Milorad Dodik during a campaign event | Source: Store Norkse Leksikon
It has been an eventful week in Republika Srpska, the Serbian entity within Bosnia-Herzegovina. On 23 March, the National Assembly passed a controversial law criminalising defamation, while proposing a draft law increasing surveillance on foreign-funded NGOs. A diplomatic row with both the US and the UK, moreover, has caused worry over the direction President Dodik is heading towards.
While enduring strong criticism on the law criminalising defamation, parliament in Republika Srpska has gone through with its adoption. On Thursday 23 March, the bill was passed after a 48-21 vote. The bill moves defamation from civil law to criminal law, meaning suspected violators can be tried by a government.
Fines under the new law can range from 5.000 to a staggering 20.000 Bosnian marks, the equivalent of 2.500 to 10.000 euros. That amount, however, can rise up to the equivalent of 25.000 euros if the act is committed via “print, radio broadcast, television, at a public gathering or in any other way.” In Bosnia-Herzegovina – one of the poorest European countries – such amounts are considered particularly huge.
Civil rights groups, media and international organisations have overwhelmingly advised against the law, fearing it will limit freedom of speech and independent journalism. In a statement, Transparency International warned that “defamation is frequently used as a justification to curtail dissent.” The bill, furthermore, “allows for arbitrary interpretation of what constitutes an insult” and “seems designed to encourage censorship and block criticism of powerful figures”.
In a reaction, Republika Srpska President Milorad Dodik denied the critics: “It is directed against those who misuse the public space and modern information space through anonymous and other means, and we will try to establish accountability for this.”
On the same day, Dodik’s government released another statement announcing the treatment of a controversial foreign agent law. This proposed bill would force foreign-funded NGOs to apply to a registry and report on their activities. The draft law is particularly controversial for its similarity to a Russian bill introduced in 2012, which is considered as the start of the countries’ crackdown on civil liberties.
Sanctions mark beginning of diplomatic row
On 24 March, Republika Srpska made the headlines again following its break of diplomatic ties with both the United States and the United Kingdom. The government disclosed that it accuses both countries of “interfering with the internal Bosnian affairs.”
The decision is almost certainly a reaction to the British-American sanctions imposed on Osman Mehmedagic – the former head of the Bosnian intelligence and security agency – and Dragan Stankovic – a longtime political ally to Dodik. Mehmedagic allegedly used state-owned telecommunication companies to spy on rival politicians, whereas Stankovic was the main architect behind a law in violation of the Dayton Peace Agreement (1995). According to US Treasury department official Brian Nelson: “[Mehmedagic] constitutes a threat to regional stability, institutional trust, and the aspirations of those seeking democratic governance in the Western Balkans.”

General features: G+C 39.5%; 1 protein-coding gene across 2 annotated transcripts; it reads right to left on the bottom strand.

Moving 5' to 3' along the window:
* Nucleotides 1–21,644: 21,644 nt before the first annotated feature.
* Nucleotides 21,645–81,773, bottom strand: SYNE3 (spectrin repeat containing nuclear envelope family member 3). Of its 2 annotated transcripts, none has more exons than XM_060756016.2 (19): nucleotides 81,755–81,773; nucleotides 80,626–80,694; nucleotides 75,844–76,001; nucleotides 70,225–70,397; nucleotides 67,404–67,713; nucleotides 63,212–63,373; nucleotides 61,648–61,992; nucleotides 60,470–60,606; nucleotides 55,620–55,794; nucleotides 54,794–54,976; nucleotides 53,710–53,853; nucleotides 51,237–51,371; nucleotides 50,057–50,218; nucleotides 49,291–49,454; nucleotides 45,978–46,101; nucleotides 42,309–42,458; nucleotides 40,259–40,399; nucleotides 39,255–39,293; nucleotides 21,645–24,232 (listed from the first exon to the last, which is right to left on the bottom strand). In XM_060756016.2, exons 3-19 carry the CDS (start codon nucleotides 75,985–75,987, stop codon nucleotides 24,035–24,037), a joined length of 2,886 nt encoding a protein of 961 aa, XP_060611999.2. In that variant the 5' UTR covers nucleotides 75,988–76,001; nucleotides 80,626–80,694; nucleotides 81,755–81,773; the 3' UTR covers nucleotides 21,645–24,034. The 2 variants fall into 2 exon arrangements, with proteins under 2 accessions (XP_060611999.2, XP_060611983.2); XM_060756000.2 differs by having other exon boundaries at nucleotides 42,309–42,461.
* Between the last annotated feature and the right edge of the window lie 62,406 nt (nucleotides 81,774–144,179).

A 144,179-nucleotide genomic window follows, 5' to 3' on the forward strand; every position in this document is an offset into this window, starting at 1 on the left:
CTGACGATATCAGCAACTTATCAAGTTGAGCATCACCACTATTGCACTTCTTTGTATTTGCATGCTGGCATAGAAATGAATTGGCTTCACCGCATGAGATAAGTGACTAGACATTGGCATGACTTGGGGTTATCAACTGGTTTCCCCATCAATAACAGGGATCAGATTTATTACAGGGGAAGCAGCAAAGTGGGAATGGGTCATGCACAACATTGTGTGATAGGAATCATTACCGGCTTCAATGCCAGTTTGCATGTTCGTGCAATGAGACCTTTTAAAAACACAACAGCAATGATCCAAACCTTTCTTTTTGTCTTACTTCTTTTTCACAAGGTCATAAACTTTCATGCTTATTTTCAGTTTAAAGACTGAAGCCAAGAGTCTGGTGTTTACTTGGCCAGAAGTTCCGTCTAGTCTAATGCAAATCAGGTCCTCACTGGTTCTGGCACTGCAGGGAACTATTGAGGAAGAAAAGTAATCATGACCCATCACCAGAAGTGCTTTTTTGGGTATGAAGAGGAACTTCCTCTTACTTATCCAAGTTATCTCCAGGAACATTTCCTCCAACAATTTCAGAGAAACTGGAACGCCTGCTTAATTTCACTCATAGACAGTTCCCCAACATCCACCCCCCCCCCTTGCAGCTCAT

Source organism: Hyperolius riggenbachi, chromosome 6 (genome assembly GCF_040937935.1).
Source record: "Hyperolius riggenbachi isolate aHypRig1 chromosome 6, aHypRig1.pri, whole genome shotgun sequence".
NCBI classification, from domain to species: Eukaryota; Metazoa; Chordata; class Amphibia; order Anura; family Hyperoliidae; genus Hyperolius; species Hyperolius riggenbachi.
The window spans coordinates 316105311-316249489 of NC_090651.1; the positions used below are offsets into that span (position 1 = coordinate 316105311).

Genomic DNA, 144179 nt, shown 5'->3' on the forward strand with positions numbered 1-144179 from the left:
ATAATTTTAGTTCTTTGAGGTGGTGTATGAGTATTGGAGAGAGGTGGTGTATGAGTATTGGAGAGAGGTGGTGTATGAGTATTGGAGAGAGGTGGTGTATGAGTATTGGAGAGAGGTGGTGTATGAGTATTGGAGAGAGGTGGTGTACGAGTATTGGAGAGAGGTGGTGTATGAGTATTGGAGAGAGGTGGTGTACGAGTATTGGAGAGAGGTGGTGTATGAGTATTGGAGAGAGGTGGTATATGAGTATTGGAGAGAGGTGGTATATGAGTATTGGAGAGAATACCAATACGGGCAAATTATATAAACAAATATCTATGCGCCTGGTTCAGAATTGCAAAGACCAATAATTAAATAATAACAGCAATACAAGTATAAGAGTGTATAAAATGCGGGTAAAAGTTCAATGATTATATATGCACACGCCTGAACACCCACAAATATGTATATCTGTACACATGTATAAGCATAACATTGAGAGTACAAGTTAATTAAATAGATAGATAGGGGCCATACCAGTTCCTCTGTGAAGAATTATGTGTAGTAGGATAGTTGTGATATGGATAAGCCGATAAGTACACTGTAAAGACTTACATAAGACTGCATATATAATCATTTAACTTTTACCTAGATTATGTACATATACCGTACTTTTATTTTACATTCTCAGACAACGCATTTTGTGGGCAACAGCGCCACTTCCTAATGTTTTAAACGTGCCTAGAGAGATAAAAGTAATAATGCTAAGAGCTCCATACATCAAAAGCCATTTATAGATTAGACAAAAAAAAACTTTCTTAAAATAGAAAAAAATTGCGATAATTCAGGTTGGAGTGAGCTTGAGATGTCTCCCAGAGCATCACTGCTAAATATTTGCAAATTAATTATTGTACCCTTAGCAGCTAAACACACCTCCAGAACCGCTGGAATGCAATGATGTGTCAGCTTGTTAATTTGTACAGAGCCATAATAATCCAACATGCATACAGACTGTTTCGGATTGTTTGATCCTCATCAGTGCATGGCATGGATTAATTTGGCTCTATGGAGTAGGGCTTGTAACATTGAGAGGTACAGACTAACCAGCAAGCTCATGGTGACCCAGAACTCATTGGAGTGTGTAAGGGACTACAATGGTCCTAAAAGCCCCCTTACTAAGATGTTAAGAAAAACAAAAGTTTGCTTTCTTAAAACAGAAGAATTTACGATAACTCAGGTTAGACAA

In a reaction, the US embassy branded Dodik’s latest decision a “step down the dangerous path that he has chosen – a path of isolation and authoritarian rule.” The British embassy vouched to “continue to work for the benefit of all citizens of this country.”
Bosnia-Herzegovina’s inefficient governing system
The Dayton Peace Agreement – signed in 1995 to end the war in Bosnia-Herzegovina, determined the Bosnian constitution. As a result, the political system is complex and inefficient. The country is composed of two political entities, Republika Srpska (49 percent of the territory) and the Bosniak-Croat Federation (51 percent of the territory). The Federation is divided into ten cantonal units.
Map indicating Bosnia-Herzegovina’s territorial division | Source: Strore Norske Leksikon
A 2013 census revealed that with approximately 50%, the Bosniaks make up the largest ethnic group. Serbs make up about 31% of the country’s population, with the Croats around 15%. The country’s institutions – which are there to support the stability of the country – are constructed taking into consideration these ethnic divides. As such, Bosnia-Herzegovina is a highly decentralised state with a mixture of a parliamentary and presidential political system.
While Bosnia-Herzegovina obtained EU candidate status in December 2022, the country is lagging behind in the EU integration process compared to its neighbours. Attempts at implementing reforms that would move the country further towards EU accession have failed. The political elite, furthermore, has an interest in containing the status quo.
Author: David Groenen